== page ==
How did you get started in programming?
I guess that I have my father to thank for this! When we were in Libya, he brought home fan-fold listing paper for me to use as scrap paper. Whilst a lot of it was ‘address listings’ and other such program output, some of it contained COBOL listings.
What was your first language?
That would be BBC Basic. I can’t remember how long it took me to master it. BBC Basic had the advantage of a built in assembler – anything that was a little bit slow in interpreted Basic could be hand-cranked using 6502 Assembler. They were the days – it was possible to learn how to understand the entire computer: it’s architecture, it’s hardware, it’s interfaces, you name it.
What was the first real program that you wrote?
I don’t know if I can remember the very first program that I wrote. I can remember writing a number of programs whilst at school. There was a network broadcast program that I called Channel 5 – obviously long before the TV station came along. Then there was my A-Level project, a program that created graphs – it had to manage data, graph plotting and printing: a tall order in those days.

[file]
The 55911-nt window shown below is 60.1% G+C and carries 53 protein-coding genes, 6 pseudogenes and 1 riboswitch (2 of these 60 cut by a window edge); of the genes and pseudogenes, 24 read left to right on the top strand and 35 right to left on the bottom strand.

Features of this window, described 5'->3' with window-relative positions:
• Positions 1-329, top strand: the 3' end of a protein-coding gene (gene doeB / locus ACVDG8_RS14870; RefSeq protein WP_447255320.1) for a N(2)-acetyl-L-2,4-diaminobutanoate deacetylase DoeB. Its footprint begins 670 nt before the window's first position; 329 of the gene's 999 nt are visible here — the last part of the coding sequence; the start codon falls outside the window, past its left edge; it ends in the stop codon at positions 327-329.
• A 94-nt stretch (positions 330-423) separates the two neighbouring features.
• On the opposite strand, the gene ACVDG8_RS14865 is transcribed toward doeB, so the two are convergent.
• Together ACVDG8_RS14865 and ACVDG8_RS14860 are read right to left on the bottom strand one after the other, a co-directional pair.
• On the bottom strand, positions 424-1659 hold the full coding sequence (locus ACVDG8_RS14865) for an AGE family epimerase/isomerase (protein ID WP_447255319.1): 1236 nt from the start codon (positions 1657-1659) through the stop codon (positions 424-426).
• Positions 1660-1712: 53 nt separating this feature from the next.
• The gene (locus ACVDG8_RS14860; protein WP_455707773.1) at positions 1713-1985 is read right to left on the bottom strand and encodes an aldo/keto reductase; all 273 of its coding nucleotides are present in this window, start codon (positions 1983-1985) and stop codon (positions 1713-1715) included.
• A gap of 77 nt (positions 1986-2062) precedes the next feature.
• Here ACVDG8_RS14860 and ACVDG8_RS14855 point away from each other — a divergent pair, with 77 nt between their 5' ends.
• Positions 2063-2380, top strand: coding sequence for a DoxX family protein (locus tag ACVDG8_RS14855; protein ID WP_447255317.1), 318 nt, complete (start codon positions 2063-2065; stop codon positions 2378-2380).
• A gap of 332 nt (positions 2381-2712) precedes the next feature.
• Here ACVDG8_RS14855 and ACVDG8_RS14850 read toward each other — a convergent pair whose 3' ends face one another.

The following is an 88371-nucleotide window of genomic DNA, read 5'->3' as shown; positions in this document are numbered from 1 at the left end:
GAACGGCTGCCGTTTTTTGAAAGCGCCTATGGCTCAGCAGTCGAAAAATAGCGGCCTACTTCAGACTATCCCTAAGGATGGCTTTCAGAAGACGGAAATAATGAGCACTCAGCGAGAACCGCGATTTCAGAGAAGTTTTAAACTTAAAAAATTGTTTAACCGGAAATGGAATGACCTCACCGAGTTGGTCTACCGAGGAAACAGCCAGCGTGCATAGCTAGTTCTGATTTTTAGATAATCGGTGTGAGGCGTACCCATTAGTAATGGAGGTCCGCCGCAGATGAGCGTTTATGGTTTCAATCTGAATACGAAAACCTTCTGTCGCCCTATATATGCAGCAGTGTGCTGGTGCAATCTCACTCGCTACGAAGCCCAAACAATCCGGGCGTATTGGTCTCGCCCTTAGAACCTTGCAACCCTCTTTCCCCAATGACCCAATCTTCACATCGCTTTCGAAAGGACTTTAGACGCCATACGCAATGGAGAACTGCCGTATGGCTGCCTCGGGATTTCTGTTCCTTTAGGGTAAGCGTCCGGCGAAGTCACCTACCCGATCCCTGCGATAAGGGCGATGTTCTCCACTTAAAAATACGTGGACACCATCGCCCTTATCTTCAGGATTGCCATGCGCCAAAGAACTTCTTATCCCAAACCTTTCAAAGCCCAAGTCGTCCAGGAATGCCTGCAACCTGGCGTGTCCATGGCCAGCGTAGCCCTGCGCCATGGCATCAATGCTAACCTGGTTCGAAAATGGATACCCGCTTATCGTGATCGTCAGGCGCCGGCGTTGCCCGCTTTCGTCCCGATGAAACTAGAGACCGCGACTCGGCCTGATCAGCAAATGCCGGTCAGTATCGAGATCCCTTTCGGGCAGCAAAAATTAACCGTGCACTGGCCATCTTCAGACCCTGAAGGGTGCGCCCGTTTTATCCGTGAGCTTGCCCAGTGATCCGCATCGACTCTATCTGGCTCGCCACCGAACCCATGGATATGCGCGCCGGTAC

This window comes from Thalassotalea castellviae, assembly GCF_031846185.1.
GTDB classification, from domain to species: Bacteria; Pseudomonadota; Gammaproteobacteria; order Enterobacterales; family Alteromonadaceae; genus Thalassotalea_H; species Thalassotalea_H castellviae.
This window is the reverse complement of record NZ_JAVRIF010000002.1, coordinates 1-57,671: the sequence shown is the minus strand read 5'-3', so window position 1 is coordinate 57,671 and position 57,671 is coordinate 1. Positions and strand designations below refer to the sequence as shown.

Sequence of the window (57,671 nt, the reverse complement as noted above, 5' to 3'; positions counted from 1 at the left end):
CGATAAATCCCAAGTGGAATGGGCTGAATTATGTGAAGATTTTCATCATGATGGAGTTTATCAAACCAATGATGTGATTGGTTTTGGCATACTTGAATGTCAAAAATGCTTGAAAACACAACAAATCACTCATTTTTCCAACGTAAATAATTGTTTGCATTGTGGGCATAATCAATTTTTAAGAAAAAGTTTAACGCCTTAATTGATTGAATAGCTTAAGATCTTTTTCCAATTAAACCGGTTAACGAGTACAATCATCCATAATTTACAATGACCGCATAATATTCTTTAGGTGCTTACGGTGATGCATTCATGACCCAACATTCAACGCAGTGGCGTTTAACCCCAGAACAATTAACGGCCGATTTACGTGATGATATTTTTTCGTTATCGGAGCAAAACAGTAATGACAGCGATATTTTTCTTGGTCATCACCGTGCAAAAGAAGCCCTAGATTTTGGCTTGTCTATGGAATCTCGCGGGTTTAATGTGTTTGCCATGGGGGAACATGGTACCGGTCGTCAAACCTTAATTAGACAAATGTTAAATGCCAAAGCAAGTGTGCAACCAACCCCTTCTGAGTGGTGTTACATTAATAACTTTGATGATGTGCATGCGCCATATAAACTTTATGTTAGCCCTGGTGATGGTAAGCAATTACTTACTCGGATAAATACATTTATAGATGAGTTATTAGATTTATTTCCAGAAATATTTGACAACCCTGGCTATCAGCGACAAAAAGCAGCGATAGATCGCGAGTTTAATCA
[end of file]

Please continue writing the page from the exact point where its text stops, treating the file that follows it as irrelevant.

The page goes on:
Part of the graphing program involved sorting data. After the graph data had been loaded from file, I was using arrays to hold the data in memory. My sort routine involved looking at the first element of the array, then comparing its value with the second element – if the first was less than the second, I’d use a temporary variable to allow me to swap the array elements. I was, as you might imagine, very pleased with myself – this was a really cool sorting method! Of course, like many/all first-time programmers, I believed that I was the first person to “invent” this sorting technique. Oh how much I had to learn – it didn’t take long for the bubble [sic] to burst!